WrestleMania XXX: The Feel-Good Story That Wasn’t Supposed to Happen

April 12th, 2014 Posted by Gavok

Last Sunday, WWE brought us their 30th WrestleMania, which as you can guess, is kind of a big deal. It turned out to be a blast, unlike much of the last five years. WrestleMania 24 is my favorite, but the only one since that hasn’t been below average was WrestleMania 26, which wasn’t exactly spectacular. This year’s actually felt like something to be excited about going in. The writers did a great job of building up nearly all the matches, from John Cena fighting Bray Wyatt to a battle royal where the winner won a giant Andre the Giant trophy. Hell, that match had better build than this year’s Royal Rumble!

But the real story here was the undercard match of Daniel Bryan vs. Triple H where the winner got to be in the main event triple threat for the title against Randy Orton and Batista, ending in Bryan’s climactic double victory. On the surface of fiction, it’s a well-written storyline that’s been building since August. Hell, it’s one of the best main event builds we’ve seen for WrestleMania in a long time. The thing is, the real story of how this came to be is far more intriguing than what’s going on in front of the camera. This has been something built up for years between the wrestlers involved, the fans and some guys who wouldn’t be competing at WrestleMania 30.

Let’s break it up and look at some of the important players:


One of the major problems with WWE in the past few years is their inability to make new names. Writing isn’t long-term enough and Vince McMahon – having final say on everything – changes his mind every other minute. Wrestlers who seem like they’re catching steam all of the sudden get sidelined due to either bad storytelling or the need to feed them to John Cena. Cena is a wonderful performer and all-around good guy, but seeing him stapled to the top of the program at the expense of guys who could use a major win or two is what turns a lot of people off.

The best example is Ryback, who was getting pushed right up the card as an unstoppable and super popular face monster. They put him into the main event scene and had him compete for the title against CM Punk a few times, but they got cold feet. Sure, Ryback probably wasn’t ready to be champ, but WWE put themselves in a bad position by bringing him up so high so fast. So they had him lose. A lot. It kind of hurt his credibility, but he still had some juice. Then they turned him against John Cena, which got a great reaction from the crowd. They couldn’t have that, so they made him go out of his way to be an evil coward all of the sudden. Even though his character had a ton of legit reasoning for why he hated Cena, it was swept under the rug by Cena yelling a lot and by the end of the feud, Cena won decisively and removed what was left of Ryback’s momentum.

Last Sunday, Ryback was performing in a tag team during the PPV’s pre-show.

Other notable names to suffer from the start-stop booking style include Dolph Ziggler, Zack Ryder, Alberto Del Rio, the Miz, R-Truth, Wade Barrett, Cody Rhodes, Jack Swagger, Damien Sandow, John Morrison and Drew McIntyre.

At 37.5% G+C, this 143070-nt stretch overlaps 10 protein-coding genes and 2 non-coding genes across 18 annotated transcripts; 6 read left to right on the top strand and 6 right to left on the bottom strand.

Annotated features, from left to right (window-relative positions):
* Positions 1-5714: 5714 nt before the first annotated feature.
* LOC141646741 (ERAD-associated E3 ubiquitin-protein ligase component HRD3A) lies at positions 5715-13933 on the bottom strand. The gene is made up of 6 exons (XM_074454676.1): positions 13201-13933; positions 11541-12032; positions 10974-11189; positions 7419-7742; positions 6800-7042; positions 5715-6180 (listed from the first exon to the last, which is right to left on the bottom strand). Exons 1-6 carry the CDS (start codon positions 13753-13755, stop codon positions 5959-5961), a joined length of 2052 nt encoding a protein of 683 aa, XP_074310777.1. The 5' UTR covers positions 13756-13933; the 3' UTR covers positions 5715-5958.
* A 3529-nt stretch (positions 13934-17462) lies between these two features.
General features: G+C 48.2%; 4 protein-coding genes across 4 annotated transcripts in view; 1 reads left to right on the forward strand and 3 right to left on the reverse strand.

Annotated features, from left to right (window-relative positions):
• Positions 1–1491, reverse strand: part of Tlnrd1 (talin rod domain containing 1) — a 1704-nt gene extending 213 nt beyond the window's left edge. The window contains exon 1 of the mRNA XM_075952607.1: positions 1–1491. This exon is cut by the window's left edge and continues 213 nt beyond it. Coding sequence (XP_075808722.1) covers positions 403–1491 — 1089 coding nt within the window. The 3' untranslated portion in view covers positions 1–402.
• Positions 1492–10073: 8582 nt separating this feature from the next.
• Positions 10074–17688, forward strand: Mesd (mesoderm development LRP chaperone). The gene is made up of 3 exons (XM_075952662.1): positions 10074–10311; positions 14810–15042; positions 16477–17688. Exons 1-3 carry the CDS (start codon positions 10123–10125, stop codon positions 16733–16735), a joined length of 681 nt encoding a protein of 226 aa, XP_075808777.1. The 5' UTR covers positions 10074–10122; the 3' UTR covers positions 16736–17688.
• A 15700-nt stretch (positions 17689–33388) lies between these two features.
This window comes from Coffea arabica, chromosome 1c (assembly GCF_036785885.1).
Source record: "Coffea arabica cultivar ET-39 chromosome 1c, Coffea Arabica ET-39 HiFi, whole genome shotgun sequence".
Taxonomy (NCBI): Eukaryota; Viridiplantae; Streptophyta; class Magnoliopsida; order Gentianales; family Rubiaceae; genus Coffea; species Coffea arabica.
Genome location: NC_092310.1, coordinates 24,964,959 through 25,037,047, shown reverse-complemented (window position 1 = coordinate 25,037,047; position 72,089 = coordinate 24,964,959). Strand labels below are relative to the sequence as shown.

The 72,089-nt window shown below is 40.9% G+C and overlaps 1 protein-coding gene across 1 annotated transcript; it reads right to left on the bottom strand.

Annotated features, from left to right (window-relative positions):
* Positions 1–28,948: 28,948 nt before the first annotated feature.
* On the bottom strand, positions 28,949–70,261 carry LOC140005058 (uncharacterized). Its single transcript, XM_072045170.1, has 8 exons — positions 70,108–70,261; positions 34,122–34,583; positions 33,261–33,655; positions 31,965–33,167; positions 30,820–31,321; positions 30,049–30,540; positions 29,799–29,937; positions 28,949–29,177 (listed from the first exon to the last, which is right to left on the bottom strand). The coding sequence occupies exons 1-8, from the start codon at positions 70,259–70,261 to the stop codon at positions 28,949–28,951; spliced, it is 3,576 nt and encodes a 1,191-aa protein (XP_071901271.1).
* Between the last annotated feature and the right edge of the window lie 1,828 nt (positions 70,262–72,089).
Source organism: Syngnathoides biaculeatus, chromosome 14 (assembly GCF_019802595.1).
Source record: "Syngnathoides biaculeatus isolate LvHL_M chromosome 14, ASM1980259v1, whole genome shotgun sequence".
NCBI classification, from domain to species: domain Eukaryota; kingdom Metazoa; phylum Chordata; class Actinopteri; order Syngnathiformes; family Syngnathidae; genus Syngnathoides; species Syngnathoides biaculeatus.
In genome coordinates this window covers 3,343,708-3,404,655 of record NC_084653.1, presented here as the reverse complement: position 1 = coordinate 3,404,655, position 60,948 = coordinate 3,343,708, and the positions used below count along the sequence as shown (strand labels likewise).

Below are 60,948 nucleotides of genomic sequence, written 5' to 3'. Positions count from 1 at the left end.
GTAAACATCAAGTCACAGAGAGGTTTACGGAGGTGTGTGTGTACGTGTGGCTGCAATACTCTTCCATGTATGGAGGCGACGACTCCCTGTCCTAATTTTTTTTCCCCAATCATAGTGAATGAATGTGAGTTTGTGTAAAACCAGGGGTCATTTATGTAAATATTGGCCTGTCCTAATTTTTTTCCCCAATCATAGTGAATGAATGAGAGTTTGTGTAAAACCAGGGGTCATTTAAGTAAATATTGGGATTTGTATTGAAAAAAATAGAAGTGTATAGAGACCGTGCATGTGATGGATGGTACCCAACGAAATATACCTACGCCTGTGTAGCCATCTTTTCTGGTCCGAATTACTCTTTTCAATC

For a while, Randy Orton was the secondary, more intense John Cena. He wasn’t quite as popular, but he was still a major deal. Since at the time, WWE had split Raw and Smackdown into two sort of exclusive shows with their own top belts, that meant that they basically had their own “Cena” for each show. Edge was the top name on Smackdown, but he had to retire due to injury. At the following PPV, they had his best friend Christian face Edge’s previous challenger Alberto Del Rio for the vacated title. Christian won, which was well-deserved and seen by many hardcore wrestling fans as a long time coming.

They taped the next Smackdown two days later. In it, Orton, who had just joined the Smackdown roster, was granted an immediate title match against Christian and beat him. Yes, not only did Christian’s feel-good title reign last two whole days (five in terms of kayfabe, since the show aired on Friday instead of Tuesday), but we weren’t supposed to feel bad about it because Randy Orton! Yay! In turn, they eventually made Christian turn heel over this and get his ass handed to him for his troubles.

While Orton lacked the charisma of Cena, he at least was more likely to put people over, which made him more likeable at times. Then his star started to slowly fizzle over time and he was no longer really on Cena’s level. He was still fairly popular, but just kind of there. He won the big Money in the Bank PPV match that earned him a title shot whenever he wanted, which led to the events of Summerslam…

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20 Days of Battle Royals: Day 18

January 24th, 2013 Posted by Gavok

Date: January 14, 2008
Company: WWE
Show: Monday Night Raw
Rules: Elimination does not have to be over-the-top
Stipulation: None
Roster: Batista, the Great Khali, Hornswoggle, Kane, Mr. Kennedy, Mankind

I talked about how injuries have a tendency to change the course of wrestling history to a dramatic degree, but it isn’t just injuries. In late 2007, a list was released of wrestlers who had been using an online pharmacy for certain items that were against the wellness policy. All of these guys (except Randy Orton) were suspended for 30 to 60 days depending on previous suspension records.

At the time, WWE was in the midst of an exceptionally stupid and never-ending story where Vince McMahon found out that he had fathered an illegitimate child and said child was on the WWE roster. This was meant to set up an angle where Mr. Kennedy was going to be revealed as Vince Jr. and feud with his “brother-in-law” Triple H. That didn’t happen because not only was he on that pharmaceutical list, but he had just done a big interview talking up how competent the WWE’s wellness policy was. So on Raw, Kennedy tried to say that he was Vince’s kid, only to be shut down and suspended. They’d find out the real answer the week that followed.